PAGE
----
3. Art galleries and museums, including Te Papa, have the option to purchase works from the artist, through their dealer. Te Papa negotiated  with Denny’s New Zealand dealer Michael Lett to secure first right of refusal to the Venice works, and has opted to purchase four works, for a total of $750,000. 

Te Papa and the Venice Biennale

New Zealand has had an official national pavilion at the Venice Biennale since 2001. Te Papa has acquired works displayed as part of the New Zealand pavilions at the Venice Biennale in 2001(Jacqueline Fraser), 2003 (Michael Stevenson), 2009 (Francis Upritchard and Judy Millar), 2011 (Michael Parekowhai) and 2013 (Bill Culbert).

Simon Denny

Berlin-based Simon Denny was born in Auckland in 1982 and studied at the University of Auckland’s Elam School of Fine Arts and at Frankfurt’s Städelschule, graduating in 2009.

In 2012, Denny was nominated for the Walters Prize and won the Baloise Art Prize at Art Basel. He was the only New Zealand artist invited to exhibit in the curated show at the 2013 Venice Biennale.

Denny’s work is has been exhibited and is held in major public and private collections, including Te Papa, Auckland Art Gallery Toi o Tāmaki, Christchurch Art Gallery Te Puna o Waiwhetu, and Dunedin Public Art Gallery.  

Denny’s work has been included in shows at major European arts institutions, such as the ICA, London; KW Center for Contemporary Art, Berlin; Fridericianum, Kassel; and the Centre Pompidou, Paris.

Simon Denny on Secret Power

Simon Denny says of the work: ‘‘We’re at an unprecedented moment, where technology plays a really large part in our lives. And it becomes increasingly visible how much power is concentrated in the hands of those who define that technology. Technology, now particularly, seems to be a good window to look at where the concentration of power and wealth is in the world.’’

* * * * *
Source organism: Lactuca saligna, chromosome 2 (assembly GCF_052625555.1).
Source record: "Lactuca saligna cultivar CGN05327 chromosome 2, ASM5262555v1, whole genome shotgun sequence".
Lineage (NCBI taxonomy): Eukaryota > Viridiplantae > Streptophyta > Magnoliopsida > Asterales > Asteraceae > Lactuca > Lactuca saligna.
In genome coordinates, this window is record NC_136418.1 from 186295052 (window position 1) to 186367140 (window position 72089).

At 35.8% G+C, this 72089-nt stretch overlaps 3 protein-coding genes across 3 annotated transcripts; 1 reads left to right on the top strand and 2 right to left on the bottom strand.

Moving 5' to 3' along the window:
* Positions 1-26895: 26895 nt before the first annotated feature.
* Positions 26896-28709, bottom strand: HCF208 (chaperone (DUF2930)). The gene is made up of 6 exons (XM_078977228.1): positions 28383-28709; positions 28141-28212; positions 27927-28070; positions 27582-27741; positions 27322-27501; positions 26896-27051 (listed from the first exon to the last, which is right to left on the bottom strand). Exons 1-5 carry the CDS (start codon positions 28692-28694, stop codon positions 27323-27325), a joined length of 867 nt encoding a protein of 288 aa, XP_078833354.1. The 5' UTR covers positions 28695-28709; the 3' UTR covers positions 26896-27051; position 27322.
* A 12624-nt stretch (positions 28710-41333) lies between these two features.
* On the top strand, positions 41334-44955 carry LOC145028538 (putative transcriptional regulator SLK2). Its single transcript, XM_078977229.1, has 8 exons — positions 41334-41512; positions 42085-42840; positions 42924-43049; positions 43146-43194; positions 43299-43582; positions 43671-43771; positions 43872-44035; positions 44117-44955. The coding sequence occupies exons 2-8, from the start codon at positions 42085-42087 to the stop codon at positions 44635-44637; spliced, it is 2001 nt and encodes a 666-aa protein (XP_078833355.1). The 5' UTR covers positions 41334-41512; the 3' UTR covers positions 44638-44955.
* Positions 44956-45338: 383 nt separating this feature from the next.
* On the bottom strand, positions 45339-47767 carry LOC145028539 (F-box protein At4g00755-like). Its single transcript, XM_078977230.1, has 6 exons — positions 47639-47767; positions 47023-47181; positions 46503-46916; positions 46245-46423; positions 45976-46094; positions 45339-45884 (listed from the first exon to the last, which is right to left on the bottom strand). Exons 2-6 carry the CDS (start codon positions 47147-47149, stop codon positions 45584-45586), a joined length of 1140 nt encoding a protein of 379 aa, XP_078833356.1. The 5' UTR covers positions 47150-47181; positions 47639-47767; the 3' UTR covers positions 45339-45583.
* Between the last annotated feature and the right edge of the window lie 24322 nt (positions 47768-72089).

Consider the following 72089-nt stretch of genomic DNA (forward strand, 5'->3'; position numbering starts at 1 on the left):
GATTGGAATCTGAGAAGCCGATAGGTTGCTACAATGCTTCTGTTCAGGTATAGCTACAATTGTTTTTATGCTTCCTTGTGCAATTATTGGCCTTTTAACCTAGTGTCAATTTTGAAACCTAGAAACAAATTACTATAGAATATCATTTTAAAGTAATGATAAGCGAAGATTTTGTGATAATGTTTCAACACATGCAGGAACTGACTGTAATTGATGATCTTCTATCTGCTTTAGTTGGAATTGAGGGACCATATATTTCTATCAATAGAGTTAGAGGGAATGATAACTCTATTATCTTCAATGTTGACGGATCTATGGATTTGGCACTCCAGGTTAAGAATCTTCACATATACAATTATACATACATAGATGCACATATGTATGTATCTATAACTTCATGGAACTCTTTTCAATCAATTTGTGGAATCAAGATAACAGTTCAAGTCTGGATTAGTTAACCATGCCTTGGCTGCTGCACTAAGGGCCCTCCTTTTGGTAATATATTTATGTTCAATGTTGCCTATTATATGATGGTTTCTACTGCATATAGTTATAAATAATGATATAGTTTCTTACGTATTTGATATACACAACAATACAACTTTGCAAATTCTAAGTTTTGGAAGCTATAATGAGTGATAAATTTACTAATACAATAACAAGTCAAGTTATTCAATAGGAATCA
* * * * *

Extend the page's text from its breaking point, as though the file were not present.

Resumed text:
Where the work was shown in Venice 

Works by Denny at the Biennale were shown in two sites in Venice: Marco Polo Airport, and at the Marciana Library in Piazza San Marco, designed by Jacopo Sansovino during the Renaissance. The works acquired by Te Papa were shown in the Marciana Library.

International media

ARTnews: Simon Denny, Representing New Zealand, Exposes the Language of State Surveillance “…incisive, and surprisingly humorous ...easily one of the strongest national pavilions in Venice this year.”

The Wall Street Journal: Three Standout Exhibits at the Venice Biennale   “At this year’s Venice Biennale, Invisible Borders Trans-African Project, Simon Denny’s ‘Secret Power’ and Walker Evans’s photographs are among the pick of the crop.”

The Guardian: Simon Denny, the artist who did reverse espionage on the NSA  “The Marciana Library in Venice is one of the world’s great repositories of humanist knowledge…. Now, that hall is temporary home to another meditation on the accrual of information.”

Bloomberg: Ten Reasons Non-Art People Should Care About the Venice Biennale  “Berlin-based, New Zealand-born Simon Denny is having an art-world moment.”

Work no. 1: Modded Server-Rack Display with Some Interpretations of Imagery from NSA MYSTIC, FOXACID, QUANTUMTHEORY, and Other SSO/TAO Slidesis an internally-lit computer server display stand containing material related to the NSA’s Special Source Operations, including a large 3D version of its ominous ‘eagle and globe’ logo, and mass surveillance data-mining programmes such as Mystic, Foxacid, and Quantumtheory.

Work no. 2: Modded Server-Rack Display with Some Interpretations of Various Map Depictions from Snowden-Leaked Slides (2015)is aninternally-lit computer server display stand containing etched glass representations of Snowden slides featuring map images.

Work no. 3: Modded Server-Rack Display with Some Interpretations of Imagery from NSA TREASUREMAP Slides (2015) is an internally-lit computer server display stand containing material related to the NSA’s Treasuremap programme, which seeks to create a world map of connected devices.

Work no. 4: Modded Server-Rack Display with Some Interpretations of Imagery from GCHQ, The Art of Deception Slides (2015)is an internally-lit computer server display stand containing items relating to the Snowden leaked documents about the UK’s GCHQ’s training presentation, ‘The Art of Deception’.